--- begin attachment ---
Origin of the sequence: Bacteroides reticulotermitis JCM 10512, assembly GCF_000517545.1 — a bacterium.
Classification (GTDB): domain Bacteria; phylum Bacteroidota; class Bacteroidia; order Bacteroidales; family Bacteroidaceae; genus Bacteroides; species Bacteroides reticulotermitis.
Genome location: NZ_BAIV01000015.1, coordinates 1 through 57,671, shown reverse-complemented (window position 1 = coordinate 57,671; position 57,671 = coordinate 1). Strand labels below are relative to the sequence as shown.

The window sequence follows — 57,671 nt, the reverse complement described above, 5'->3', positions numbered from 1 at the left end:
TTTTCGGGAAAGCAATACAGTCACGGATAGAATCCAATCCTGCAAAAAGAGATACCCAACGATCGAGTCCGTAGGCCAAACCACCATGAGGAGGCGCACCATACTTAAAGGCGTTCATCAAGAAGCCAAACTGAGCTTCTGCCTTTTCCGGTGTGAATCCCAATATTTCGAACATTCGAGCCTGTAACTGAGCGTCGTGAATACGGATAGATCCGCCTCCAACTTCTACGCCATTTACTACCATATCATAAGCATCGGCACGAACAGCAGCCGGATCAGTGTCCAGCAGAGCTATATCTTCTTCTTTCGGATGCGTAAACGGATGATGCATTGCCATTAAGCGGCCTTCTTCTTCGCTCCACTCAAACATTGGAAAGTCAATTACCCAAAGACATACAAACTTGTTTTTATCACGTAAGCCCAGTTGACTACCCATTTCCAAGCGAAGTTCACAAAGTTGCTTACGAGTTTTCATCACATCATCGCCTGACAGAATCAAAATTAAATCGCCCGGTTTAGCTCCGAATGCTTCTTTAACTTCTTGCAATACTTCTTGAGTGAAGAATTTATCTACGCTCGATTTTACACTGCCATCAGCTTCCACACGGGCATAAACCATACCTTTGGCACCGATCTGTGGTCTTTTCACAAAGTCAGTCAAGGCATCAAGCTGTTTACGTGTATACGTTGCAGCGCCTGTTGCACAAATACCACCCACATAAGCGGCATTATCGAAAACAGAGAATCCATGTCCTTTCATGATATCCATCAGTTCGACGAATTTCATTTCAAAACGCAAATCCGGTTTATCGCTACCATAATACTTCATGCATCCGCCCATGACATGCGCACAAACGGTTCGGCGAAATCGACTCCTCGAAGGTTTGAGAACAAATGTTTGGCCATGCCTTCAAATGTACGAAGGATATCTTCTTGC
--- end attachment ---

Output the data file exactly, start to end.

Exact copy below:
Origin of the sequence: Bacteroides reticulotermitis JCM 10512, assembly GCF_000517545.1 — a bacterium.
Classification (GTDB): domain Bacteria; phylum Bacteroidota; class Bacteroidia; order Bacteroidales; family Bacteroidaceae; genus Bacteroides; species Bacteroides reticulotermitis.
Genome location: NZ_BAIV01000015.1, coordinates 1 through 57,671, shown reverse-complemented (window position 1 = coordinate 57,671; position 57,671 = coordinate 1). Strand labels below are relative to the sequence as shown.

The window sequence follows — 57,671 nt, the reverse complement described above, 5'->3', positions numbered from 1 at the left end:
TTTTCGGGAAAGCAATACAGTCACGGATAGAATCCAATCCTGCAAAAAGAGATACCCAACGATCGAGTCCGTAGGCCAAACCACCATGAGGAGGCGCACCATACTTAAAGGCGTTCATCAAGAAGCCAAACTGAGCTTCTGCCTTTTCCGGTGTGAATCCCAATATTTCGAACATTCGAGCCTGTAACTGAGCGTCGTGAATACGGATAGATCCGCCTCCAACTTCTACGCCATTTACTACCATATCATAAGCATCGGCACGAACAGCAGCCGGATCAGTGTCCAGCAGAGCTATATCTTCTTCTTTCGGATGCGTAAACGGATGATGCATTGCCATTAAGCGGCCTTCTTCTTCGCTCCACTCAAACATTGGAAAGTCAATTACCCAAAGACATACAAACTTGTTTTTATCACGTAAGCCCAGTTGACTACCCATTTCCAAGCGAAGTTCACAAAGTTGCTTACGAGTTTTCATCACATCATCGCCTGACAGAATCAAAATTAAATCGCCCGGTTTAGCTCCGAATGCTTCTTTAACTTCTTGCAATACTTCTTGAGTGAAGAATTTATCTACGCTCGATTTTACACTGCCATCAGCTTCCACACGGGCATAAACCATACCTTTGGCACCGATCTGTGGTCTTTTCACAAAGTCAGTCAAGGCATCAAGCTGTTTACGTGTATACGTTGCAGCGCCTGTTGCACAAATACCACCCACATAAGCGGCATTATCGAAAACAGAGAATCCATGTCCTTTCATGATATCCATCAGTTCGACGAATTTCATTTCAAAACGCAAATCCGGTTTATCGCTACCATAATACTTCATGCATCCGCCCATGACATGCGCACAAACGGTTCGGCGAAATCGACTCCTCGAAGGTTTGAGAACAAATGTTTGGCCATGCCTTCAAATGTACGAAGGATATCTTCTTGC